3. Prioritize digital touchpoints to align customer + employee needs

Technology isn’t just changing the way consumers interact with your brand—it’s also affecting the role your employees play in those interactions. The pandemic only exacerbated the emphasis on digital needs, with soaring increases in customer usage of food delivery, online shopping, and self-checkout—and our research shows these trends aren’t slowing down anytime soon.

Ensure your employees are set up to successfully serve customers by uncovering gaps across touchpoints. Are customers frustrated over issues with self-checkout? Modify employee training to focus on providing better assistance at the self-serve kiosks. Long lines at the drive-thru? Consider implementing a QR code linking to your menu to help expedite the ordering process. Customers waiting too long for curbside pick-up? Reallocate labor to accommodate for increased traffic and alleviate the stress on front-line employees.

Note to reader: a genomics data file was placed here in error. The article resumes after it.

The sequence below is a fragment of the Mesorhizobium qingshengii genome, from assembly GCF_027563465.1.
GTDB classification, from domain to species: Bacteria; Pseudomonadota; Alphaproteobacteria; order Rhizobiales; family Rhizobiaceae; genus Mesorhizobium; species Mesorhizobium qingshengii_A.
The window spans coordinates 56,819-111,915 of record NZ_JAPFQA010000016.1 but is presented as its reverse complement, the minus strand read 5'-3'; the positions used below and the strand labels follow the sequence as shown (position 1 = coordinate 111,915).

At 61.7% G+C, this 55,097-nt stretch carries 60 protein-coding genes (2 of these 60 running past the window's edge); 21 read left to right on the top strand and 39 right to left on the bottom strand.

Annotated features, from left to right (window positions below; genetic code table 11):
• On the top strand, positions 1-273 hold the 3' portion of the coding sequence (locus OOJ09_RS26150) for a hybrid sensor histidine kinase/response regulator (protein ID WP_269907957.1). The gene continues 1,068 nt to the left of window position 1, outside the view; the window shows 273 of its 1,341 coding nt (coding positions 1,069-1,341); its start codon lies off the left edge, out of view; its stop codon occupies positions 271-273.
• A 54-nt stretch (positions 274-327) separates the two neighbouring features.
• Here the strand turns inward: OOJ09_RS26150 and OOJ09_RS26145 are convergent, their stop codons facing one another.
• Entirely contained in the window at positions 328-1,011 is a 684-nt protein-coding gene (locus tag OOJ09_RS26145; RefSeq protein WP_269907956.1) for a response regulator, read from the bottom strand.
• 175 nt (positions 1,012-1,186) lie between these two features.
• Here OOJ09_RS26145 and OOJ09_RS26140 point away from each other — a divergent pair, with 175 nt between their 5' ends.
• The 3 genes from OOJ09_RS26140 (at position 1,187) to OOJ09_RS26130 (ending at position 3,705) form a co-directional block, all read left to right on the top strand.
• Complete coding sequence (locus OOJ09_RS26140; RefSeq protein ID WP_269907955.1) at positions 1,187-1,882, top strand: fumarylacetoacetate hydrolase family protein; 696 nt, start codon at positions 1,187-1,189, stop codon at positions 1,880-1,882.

4. Make it easier for potential employees to find job listings + apply

Consumers aren’t the only ones interacting with your brand digitally. So are potential employees. And if you’re not posting openings in the right places, you’re losing valuable candidates—and likely to your competitors.

Use social media to attract job seekers and make the application process swift and simple. Consider providing a QR code that applicants can scan and submit an application in one seamless step. Optimize your mobile app and website by making job listings easy to find and apply to.